I am working on a novella. It's written, but I had put it aside for a while, drowing in Revisionland and wanting to get my contracted books off my to do list. Anyway, the book is about two men, Devon and Lance. Devon is a chapionship figure skater who has qualified for the Olympic trials. Lance is his trainer. There's way more to the characters than that, but just to give some background, this should suffice.
I've been struggling with Devon. He's a little too serious. He gives and gives, but believes its selfish of him if he allows himself to take every once in a while. Like at the trials, he needs to allow those who love him to be his support, but can't get past his natural tendancy to shy away from accepting help. Again, a summary not doing Devon justice, but enough to get the point across.
My real point here is, in disucssing Devon with others, I have discovered that he never really dealt with his mother's death and, as a result, suffers survivor's guilt. He won't be able to let Lance truly be his lover and equal until he deals with that. I'm beginning to realize that my concerns for my characters resemble the same types of concerns I have for my friends and family. I mean, how did I just now figure out he has survivor's guilt and probably needs therapy?
I find it both interesting and funny that my characters have grown and developed to the point where they teach me things about who they are as opposed to remaining the creations from my mind. Seriously, when one of my critique partners said, "He sounds like he has survivor's guilt." I was like, "Oh my God. You're right. He does. How could I not have seen that?"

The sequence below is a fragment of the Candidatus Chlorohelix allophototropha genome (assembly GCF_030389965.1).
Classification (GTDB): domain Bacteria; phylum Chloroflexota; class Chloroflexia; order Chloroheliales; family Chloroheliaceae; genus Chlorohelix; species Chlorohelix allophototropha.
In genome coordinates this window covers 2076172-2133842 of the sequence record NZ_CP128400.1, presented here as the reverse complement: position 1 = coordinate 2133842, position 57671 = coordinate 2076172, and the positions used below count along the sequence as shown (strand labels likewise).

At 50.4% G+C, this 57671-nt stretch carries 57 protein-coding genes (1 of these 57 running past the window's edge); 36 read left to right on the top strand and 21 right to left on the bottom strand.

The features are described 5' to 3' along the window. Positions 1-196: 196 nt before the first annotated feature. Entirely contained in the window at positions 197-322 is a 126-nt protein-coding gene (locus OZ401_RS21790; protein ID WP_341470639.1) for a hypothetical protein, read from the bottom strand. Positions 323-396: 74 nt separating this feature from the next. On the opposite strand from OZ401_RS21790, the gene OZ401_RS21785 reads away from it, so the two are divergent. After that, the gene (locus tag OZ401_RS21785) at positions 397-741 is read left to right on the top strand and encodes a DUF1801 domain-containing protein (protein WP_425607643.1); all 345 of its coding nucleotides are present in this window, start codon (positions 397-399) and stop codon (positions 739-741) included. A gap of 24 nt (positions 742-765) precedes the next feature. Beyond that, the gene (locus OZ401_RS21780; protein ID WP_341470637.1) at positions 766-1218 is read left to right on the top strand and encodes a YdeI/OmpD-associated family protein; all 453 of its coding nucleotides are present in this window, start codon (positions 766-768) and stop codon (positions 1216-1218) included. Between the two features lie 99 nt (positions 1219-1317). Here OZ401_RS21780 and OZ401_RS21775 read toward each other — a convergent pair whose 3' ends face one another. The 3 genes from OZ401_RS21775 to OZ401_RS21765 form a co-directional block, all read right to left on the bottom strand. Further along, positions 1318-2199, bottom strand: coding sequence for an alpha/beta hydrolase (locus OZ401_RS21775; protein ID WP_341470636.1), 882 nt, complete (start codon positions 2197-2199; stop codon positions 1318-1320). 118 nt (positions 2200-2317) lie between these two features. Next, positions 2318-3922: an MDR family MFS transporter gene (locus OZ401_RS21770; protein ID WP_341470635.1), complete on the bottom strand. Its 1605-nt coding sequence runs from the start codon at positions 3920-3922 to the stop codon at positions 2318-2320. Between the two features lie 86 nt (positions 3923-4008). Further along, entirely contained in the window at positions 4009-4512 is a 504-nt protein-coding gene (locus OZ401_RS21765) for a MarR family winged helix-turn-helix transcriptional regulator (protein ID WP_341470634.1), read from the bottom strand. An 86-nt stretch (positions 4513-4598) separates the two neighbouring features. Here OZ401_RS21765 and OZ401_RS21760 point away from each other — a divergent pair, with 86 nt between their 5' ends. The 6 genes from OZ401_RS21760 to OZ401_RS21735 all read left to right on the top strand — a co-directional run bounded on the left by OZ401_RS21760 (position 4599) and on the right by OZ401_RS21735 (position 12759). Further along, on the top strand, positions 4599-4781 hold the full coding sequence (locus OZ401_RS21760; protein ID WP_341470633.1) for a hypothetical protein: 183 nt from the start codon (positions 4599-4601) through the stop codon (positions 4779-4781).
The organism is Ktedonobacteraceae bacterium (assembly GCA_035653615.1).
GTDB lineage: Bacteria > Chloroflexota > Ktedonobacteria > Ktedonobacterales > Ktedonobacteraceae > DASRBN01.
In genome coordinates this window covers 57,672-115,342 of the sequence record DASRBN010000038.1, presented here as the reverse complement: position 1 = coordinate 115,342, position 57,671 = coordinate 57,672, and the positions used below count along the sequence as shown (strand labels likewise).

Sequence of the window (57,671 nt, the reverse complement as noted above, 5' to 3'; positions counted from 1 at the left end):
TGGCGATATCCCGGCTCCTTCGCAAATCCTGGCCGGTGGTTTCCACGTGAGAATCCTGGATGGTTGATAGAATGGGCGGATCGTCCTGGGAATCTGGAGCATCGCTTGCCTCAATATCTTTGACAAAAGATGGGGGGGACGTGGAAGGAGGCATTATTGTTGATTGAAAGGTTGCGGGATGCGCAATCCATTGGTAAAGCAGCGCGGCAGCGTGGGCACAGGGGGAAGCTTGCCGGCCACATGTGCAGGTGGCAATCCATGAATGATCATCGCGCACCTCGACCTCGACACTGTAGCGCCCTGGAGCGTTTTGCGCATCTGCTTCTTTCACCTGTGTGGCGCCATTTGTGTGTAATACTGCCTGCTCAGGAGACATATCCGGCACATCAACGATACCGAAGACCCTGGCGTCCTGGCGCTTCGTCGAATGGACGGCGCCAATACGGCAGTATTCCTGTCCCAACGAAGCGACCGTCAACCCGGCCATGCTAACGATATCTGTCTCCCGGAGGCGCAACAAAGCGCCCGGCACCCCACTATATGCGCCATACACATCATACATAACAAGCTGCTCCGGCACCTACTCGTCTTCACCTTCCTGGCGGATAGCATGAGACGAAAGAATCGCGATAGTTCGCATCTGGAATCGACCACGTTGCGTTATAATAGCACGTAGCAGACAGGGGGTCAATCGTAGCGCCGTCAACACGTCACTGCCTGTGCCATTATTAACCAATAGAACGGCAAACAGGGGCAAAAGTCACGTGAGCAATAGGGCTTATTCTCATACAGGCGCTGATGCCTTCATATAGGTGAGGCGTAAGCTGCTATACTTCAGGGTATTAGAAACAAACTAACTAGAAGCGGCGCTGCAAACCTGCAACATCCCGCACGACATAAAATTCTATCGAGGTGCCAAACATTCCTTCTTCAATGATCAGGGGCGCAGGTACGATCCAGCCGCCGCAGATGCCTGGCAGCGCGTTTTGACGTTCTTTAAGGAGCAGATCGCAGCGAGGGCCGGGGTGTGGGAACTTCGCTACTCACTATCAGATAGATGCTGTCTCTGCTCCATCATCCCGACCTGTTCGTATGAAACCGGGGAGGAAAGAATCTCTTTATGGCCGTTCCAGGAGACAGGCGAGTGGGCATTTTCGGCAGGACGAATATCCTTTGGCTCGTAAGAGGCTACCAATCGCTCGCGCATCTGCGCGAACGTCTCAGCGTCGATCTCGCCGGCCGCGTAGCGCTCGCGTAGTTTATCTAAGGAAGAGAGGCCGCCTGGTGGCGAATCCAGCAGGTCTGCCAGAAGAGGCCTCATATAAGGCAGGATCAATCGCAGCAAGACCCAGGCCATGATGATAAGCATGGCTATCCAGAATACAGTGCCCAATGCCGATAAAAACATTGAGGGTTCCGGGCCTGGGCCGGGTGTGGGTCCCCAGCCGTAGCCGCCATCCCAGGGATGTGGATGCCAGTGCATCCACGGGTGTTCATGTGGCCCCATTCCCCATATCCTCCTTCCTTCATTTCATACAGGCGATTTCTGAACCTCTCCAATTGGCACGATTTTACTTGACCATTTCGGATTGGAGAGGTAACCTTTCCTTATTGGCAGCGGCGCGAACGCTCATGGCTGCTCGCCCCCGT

Then another friend said he needs to face his inner demons before he can truly love others. Which I knew. But we got into this back and forth and I felt like I was talking about Devon the same way I talk about my closest friends.
My take: if our characters take on a life of their own, we did something right in our creation of them.
- DH Starr
- D. H. Starr is a clean-cut guy with a wickedly naughty mind. He grew up in Boston and loves the city for its history and beauty. Also, having lived in NYC, he enjoys the fast pace and the availability of anything and everything. He first became interested in reading from his mother who always had a stack of books piled next to her bed. Family is important to D. H. and his stories center around the intricate and complex dynamics of relationships and working through problems while maintaining respect and love. His favorite books tend to fall in the genres of science fiction, fantasy, paranormal, and coming of age. To learn more about D. H. Starr and his books, please visit his website at www.dhstarr.com if you are 18+. To view his young adult work and resources, visit www.dhstarrYAbooks.com.